Well, I wouldn't use a 64GB SSD as they are notoriously slow compared to larger SSDs due to the internal structure. But it would work, if your OS X environment is truly that small. Given the lower costs of SSDs today, I would certainly get a larger one than that!

    Yes, the Fusion algorithms manage how the SSD space is effectively used for your workflow. You would want to minimize that data movement by having enough space on the SSD to experience SSD speeds most of the time. Otherwise, you will be experiencing hard disks speeds ... so why bother with Fusion at all.

    Note that after initial creation of the Fusion drive and installation of your system, it may take some time for Fusion to "learn" your workflow and adjust the files to best accommodate that. Don't just try it for 5 minutes and decide it doesn't work for you. :)


    In your case, I would probably start with a 512GB SSD, divided in half for 256GB Windows and 256GB OS X-Fusion. That would be a smooth running system.
     
  9. deconstruct60 macrumors 604

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    Mar 10, 2009
    #9
    Not a good idea.

    Fusion writes everything first to the SSD. While the low level wear leveling the SSD's Flash controllers may swap infrequently used blocks from the Windows partition for those being hammered by Fusion's target write buffer/utilization, what you are doing with the decrease in partition size is likely driving up that amount of rotation. If there is no Windows partition (the drive max size is 64GB ) then what this does is drive a higher number of writes into a smaller area. Generally not a good pattern for SSD usage.


    SSDs are not extremely fragile but unless the vast majority of the 1TB drive data was store and "forget", 64GB is going to be rather small.




    What you want is a large enough SSD so that the regular "working set" of files that you use over time is smaller than the space on the SSD (or partition in this case). For relatively mainstream workload probably looking at targeting between 10-20% ( about 15% is middle of that) of the drive trying to "tier" data for. So 1TB drive around 150GB.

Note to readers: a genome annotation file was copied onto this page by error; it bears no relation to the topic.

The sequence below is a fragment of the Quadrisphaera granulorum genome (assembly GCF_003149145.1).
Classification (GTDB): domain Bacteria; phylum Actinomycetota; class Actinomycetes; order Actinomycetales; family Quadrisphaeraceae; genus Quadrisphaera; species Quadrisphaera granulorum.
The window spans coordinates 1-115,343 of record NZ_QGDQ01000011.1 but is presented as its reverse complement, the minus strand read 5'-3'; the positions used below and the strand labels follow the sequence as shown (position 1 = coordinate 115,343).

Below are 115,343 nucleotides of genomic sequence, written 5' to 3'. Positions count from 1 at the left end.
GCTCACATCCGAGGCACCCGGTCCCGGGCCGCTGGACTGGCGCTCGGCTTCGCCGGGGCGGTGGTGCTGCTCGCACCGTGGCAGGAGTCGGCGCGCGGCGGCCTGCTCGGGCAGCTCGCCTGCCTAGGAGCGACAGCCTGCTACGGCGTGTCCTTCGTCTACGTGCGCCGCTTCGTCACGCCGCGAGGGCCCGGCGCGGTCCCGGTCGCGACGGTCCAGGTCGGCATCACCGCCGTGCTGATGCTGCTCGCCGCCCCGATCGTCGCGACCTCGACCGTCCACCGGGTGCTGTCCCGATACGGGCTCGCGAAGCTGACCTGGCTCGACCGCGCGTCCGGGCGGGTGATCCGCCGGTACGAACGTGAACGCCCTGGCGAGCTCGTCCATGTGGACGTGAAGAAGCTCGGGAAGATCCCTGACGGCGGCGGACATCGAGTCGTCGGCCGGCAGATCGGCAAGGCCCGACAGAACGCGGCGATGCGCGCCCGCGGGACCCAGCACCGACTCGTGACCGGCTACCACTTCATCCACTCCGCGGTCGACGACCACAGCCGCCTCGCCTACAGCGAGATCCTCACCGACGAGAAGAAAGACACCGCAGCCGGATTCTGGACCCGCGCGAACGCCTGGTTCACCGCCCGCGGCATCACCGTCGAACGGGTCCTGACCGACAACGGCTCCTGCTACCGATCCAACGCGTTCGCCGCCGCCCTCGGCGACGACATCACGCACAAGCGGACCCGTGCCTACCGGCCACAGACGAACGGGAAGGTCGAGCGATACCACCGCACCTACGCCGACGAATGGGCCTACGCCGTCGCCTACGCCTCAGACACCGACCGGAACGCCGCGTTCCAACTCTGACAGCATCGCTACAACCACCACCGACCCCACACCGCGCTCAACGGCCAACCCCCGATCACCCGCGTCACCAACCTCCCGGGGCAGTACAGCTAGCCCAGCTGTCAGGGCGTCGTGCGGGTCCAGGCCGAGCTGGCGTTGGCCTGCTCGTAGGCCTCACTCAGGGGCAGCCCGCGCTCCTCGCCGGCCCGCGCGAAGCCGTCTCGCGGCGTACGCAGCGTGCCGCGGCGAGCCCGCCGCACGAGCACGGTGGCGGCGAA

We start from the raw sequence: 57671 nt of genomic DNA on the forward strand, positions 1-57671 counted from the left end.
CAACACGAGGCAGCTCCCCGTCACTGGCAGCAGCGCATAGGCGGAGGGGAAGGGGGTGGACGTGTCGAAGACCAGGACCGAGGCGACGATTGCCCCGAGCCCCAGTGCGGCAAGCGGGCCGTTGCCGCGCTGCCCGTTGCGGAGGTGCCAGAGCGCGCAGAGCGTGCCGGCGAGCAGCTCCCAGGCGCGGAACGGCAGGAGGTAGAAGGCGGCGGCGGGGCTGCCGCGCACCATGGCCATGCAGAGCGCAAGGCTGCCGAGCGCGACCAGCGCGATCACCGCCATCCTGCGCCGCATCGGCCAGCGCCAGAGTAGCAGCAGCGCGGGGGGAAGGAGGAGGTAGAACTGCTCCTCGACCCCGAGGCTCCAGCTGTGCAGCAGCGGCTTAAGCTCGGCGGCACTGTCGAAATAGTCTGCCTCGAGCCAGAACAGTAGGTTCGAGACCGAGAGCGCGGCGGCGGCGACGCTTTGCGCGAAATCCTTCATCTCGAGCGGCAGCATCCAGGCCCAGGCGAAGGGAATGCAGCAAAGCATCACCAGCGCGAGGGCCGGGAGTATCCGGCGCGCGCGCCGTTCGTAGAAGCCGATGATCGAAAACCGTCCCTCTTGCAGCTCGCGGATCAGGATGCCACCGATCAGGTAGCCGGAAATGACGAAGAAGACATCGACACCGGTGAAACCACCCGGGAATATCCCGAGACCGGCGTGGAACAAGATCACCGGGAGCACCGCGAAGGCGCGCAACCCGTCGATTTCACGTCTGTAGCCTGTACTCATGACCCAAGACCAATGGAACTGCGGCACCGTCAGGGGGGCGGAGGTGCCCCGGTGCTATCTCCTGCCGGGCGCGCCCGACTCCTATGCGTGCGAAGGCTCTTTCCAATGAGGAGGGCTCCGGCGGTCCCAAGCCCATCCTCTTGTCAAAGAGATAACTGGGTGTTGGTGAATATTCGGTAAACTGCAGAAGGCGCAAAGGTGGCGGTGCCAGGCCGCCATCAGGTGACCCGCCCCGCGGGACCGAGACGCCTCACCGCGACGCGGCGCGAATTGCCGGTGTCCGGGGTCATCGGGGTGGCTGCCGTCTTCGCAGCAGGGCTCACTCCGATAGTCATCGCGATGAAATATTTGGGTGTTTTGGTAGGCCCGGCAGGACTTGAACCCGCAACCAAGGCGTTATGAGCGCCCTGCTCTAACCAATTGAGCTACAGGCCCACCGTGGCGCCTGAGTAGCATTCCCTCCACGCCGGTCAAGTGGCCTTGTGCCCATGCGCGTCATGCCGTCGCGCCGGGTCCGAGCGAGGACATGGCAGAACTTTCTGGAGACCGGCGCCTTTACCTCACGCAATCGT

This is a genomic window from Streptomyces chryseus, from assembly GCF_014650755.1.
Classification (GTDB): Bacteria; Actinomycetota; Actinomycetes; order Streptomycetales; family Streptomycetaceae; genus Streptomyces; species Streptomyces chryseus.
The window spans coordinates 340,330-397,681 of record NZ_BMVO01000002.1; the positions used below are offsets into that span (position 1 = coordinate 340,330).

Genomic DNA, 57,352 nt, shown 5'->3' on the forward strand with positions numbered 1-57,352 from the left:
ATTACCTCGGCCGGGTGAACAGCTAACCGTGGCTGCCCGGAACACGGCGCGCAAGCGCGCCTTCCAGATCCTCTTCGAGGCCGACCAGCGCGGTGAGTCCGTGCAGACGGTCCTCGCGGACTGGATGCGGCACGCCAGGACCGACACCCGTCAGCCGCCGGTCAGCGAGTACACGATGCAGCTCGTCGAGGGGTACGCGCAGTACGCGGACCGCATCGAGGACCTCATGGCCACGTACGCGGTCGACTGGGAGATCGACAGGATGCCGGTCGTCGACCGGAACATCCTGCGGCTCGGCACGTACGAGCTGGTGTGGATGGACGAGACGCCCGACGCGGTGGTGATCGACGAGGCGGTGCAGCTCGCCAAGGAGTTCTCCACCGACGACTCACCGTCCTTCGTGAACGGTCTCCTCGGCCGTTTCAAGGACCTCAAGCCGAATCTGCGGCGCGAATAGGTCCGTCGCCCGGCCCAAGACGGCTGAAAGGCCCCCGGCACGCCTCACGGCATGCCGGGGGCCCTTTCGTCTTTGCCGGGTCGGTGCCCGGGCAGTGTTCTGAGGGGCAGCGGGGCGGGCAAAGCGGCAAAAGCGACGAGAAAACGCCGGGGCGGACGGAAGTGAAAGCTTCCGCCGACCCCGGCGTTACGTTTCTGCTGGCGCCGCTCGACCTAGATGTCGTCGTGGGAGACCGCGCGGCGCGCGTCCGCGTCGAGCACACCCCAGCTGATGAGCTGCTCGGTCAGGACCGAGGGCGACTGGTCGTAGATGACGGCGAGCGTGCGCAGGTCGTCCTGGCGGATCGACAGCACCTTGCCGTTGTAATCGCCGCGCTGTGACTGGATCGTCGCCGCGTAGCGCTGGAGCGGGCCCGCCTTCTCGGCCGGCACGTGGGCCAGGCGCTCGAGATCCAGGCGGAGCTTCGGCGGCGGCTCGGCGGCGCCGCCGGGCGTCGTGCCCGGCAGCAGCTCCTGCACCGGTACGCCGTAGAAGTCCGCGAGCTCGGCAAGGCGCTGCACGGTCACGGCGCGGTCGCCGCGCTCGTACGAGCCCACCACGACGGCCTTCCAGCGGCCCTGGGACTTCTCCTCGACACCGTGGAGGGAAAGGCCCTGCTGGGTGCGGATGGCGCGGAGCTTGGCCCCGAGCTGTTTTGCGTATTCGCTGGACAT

64GB is about 6% of a 1TB drive. In the sub 10% zone, you're more likely going to churn the data on the SSD at a faster rate and loose some performance.

    Over 20% probably will get into zone of diminishing returns (unless the working set is much higher than average. )
     
  10. marzer macrumors 65816

    marzer

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    #10
    Boot Camp assistant will not allow Windows to be installed on the SSD portion of an existing Fusion drive. It has nothing to do with Fusion drive itself. I had a factory installed Fusion (128GB SSD + 1TB HD), of which I broke, partitioned the SSD in half and installed Windows on one half the SSD (using Boot Camp) and created a Fusion drive using the other SSD partition and one of three partition I created on the hard drive.

    Screen Shot 2014-03-13 at 12.38.00 PM.png
     
  11. hfg macrumors 68040

    hfg

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    #11
    Right ... but the OP was going to create a DIY Fusion drive (partitioning the SSD first), not tying to install Windows to a oem Apple Fusion drive. Thus, you simply use BootCampAssistant to create the partition, as desired (or Disk Utility), then install Windows normally. You then use the normal DIY Fusion commands to create your Fusion drive with the remaining partition-ID on the SSD plus the hard disk drive-ID.
     
  12. marzer macrumors 65816

    marzer

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    #12